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Oftentimes, during the course of a subrogation claim, third-party liability adjusters will refuse to pay the full amount of the “Repair Cost Value” (“RCV”) of the damages demanded, and contend that they only owe “Actual Cash Value” (“ACV”), regardless of the amount paid in the underlying first-party property claim adjustment. Oftentimes, this position is not necessarily predicated on a specific legal doctrine or theory, but rather a general “understanding” that is commonly used in the insurance context. The true measure of damages, in the legal context, is always dictated by state law.
In most jurisdictions, the general purpose of an award of damages is to attempt to make the injured party whole to the greatest extent possible. In the case of real property, if the injury is not permanent or where the property can be restored to its pre-loss condition, the measure of damages can include the cost to repair. However, in cases where the cost of repair exceeds the “fair market value” of the property in its pre-loss condition, or where repairing the property is unpractical, the proper measure of damages is typically the “diminution in value,” which is the reduction in the value of the property due to the loss event. In other words, property damages are generally limited to the lesser of the cost to repair or the post-loss diminution in the property’s fair market value.
In the insurance context, the “actual cash value” (“ACV”) is usually used to describe the pre-loss value of the subject property, and therefore, ACV is not necessarily equal to the “replacement cost value” (“RCV”). Rather, ACV is generally determined by subtracting any applicable depreciation from the replacement cost. However, courts in various jurisdictions throughout the country have also indicated that “actual cash value” is synonymous with “fair market value,” unless otherwise defined by policy terms. The development of the case law is indicative of how insurance industry terms have become intertwined with the legal nomenclature pertaining to the measure of damages.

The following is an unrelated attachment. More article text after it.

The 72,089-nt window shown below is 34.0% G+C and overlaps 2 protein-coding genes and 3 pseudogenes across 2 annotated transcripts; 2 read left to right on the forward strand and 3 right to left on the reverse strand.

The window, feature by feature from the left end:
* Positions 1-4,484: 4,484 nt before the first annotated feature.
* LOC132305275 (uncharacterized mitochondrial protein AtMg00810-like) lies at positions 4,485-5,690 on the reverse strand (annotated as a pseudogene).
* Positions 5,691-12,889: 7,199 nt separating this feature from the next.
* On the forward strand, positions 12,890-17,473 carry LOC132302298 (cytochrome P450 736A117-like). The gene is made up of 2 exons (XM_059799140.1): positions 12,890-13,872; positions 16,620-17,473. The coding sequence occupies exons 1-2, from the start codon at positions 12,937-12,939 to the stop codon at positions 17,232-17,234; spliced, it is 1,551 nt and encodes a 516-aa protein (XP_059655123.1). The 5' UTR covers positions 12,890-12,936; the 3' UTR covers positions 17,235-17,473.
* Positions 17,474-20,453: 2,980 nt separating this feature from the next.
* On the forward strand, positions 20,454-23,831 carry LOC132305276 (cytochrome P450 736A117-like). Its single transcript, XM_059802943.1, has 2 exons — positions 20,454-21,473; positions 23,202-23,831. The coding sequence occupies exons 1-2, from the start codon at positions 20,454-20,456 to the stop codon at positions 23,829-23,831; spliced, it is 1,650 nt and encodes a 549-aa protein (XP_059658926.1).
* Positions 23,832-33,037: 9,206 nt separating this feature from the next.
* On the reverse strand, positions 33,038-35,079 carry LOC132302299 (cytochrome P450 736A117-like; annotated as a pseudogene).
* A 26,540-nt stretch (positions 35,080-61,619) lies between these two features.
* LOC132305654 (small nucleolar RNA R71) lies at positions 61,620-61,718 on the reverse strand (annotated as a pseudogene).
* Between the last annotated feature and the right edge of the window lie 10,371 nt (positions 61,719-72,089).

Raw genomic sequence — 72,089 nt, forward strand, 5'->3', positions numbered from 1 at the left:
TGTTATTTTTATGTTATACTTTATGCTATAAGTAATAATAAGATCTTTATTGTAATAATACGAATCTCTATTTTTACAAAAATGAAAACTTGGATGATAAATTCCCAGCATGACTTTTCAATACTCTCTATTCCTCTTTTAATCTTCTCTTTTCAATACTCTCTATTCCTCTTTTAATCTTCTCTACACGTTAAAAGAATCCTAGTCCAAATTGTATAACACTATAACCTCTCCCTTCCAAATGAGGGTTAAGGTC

In many cases, it may benefit the subrogating claimant to concede that third-party recovery will be limited to ACV since the case law in most jurisdictions will support the notion that damages would be limited to the “fair market value” or otherwise implement some means of accounting for depreciation and/or betterment. In the end, this concession could save a great deal of time and resources. However, there are some cases where depreciation may not apply or an item is so unique that replacement is the only fair measure of damages available. Obviously, each scenario is unique and should be evaluated independently. In most cases, review or consultation with legal counsel is beneficial and recommended. Nonetheless, this posting is intended to provide subrogation professionals with some general guidance when considering if ACV damages are appropriate when asserting claims against third-party tortfeasors.